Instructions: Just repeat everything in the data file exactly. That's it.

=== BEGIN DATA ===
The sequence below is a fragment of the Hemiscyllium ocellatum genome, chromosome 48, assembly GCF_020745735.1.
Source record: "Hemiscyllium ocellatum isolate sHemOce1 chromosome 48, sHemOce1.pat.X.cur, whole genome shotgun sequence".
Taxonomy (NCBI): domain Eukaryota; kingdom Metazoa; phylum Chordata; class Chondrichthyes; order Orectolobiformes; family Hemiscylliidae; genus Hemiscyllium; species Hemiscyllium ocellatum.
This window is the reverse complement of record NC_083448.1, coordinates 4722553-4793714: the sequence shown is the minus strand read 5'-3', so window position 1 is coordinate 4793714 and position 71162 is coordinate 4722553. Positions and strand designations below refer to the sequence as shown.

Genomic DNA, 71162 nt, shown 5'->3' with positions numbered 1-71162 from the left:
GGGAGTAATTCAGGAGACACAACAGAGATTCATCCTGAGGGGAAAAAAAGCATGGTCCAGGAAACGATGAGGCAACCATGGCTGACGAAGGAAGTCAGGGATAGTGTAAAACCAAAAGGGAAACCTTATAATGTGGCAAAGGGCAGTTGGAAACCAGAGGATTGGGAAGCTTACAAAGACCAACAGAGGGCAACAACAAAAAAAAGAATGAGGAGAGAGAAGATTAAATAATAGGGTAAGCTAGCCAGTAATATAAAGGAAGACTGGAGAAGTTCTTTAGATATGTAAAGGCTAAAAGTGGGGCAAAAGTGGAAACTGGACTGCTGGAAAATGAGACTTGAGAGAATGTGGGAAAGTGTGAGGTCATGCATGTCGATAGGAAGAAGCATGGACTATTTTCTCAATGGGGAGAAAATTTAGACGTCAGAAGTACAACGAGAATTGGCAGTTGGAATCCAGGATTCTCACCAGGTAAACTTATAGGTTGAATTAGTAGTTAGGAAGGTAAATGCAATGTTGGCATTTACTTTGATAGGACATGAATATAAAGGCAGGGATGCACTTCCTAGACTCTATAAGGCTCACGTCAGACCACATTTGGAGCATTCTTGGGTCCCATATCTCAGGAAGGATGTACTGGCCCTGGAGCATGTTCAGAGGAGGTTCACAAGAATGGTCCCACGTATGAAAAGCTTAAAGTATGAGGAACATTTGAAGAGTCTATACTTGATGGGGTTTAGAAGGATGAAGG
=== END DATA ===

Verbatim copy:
The sequence below is a fragment of the Hemiscyllium ocellatum genome, chromosome 48, assembly GCF_020745735.1.
Source record: "Hemiscyllium ocellatum isolate sHemOce1 chromosome 48, sHemOce1.pat.X.cur, whole genome shotgun sequence".
Taxonomy (NCBI): domain Eukaryota; kingdom Metazoa; phylum Chordata; class Chondrichthyes; order Orectolobiformes; family Hemiscylliidae; genus Hemiscyllium; species Hemiscyllium ocellatum.
This window is the reverse complement of record NC_083448.1, coordinates 4722553-4793714: the sequence shown is the minus strand read 5'-3', so window position 1 is coordinate 4793714 and position 71162 is coordinate 4722553. Positions and strand designations below refer to the sequence as shown.

Genomic DNA, 71162 nt, shown 5'->3' with positions numbered 1-71162 from the left:
GGGAGTAATTCAGGAGACACAACAGAGATTCATCCTGAGGGGAAAAAAAGCATGGTCCAGGAAACGATGAGGCAACCATGGCTGACGAAGGAAGTCAGGGATAGTGTAAAACCAAAAGGGAAACCTTATAATGTGGCAAAGGGCAGTTGGAAACCAGAGGATTGGGAAGCTTACAAAGACCAACAGAGGGCAACAACAAAAAAAAGAATGAGGAGAGAGAAGATTAAATAATAGGGTAAGCTAGCCAGTAATATAAAGGAAGACTGGAGAAGTTCTTTAGATATGTAAAGGCTAAAAGTGGGGCAAAAGTGGAAACTGGACTGCTGGAAAATGAGACTTGAGAGAATGTGGGAAAGTGTGAGGTCATGCATGTCGATAGGAAGAAGCATGGACTATTTTCTCAATGGGGAGAAAATTTAGACGTCAGAAGTACAACGAGAATTGGCAGTTGGAATCCAGGATTCTCACCAGGTAAACTTATAGGTTGAATTAGTAGTTAGGAAGGTAAATGCAATGTTGGCATTTACTTTGATAGGACATGAATATAAAGGCAGGGATGCACTTCCTAGACTCTATAAGGCTCACGTCAGACCACATTTGGAGCATTCTTGGGTCCCATATCTCAGGAAGGATGTACTGGCCCTGGAGCATGTTCAGAGGAGGTTCACAAGAATGGTCCCACGTATGAAAAGCTTAAAGTATGAGGAACATTTGAAGAGTCTATACTTGATGGGGTTTAGAAGGATGAAGG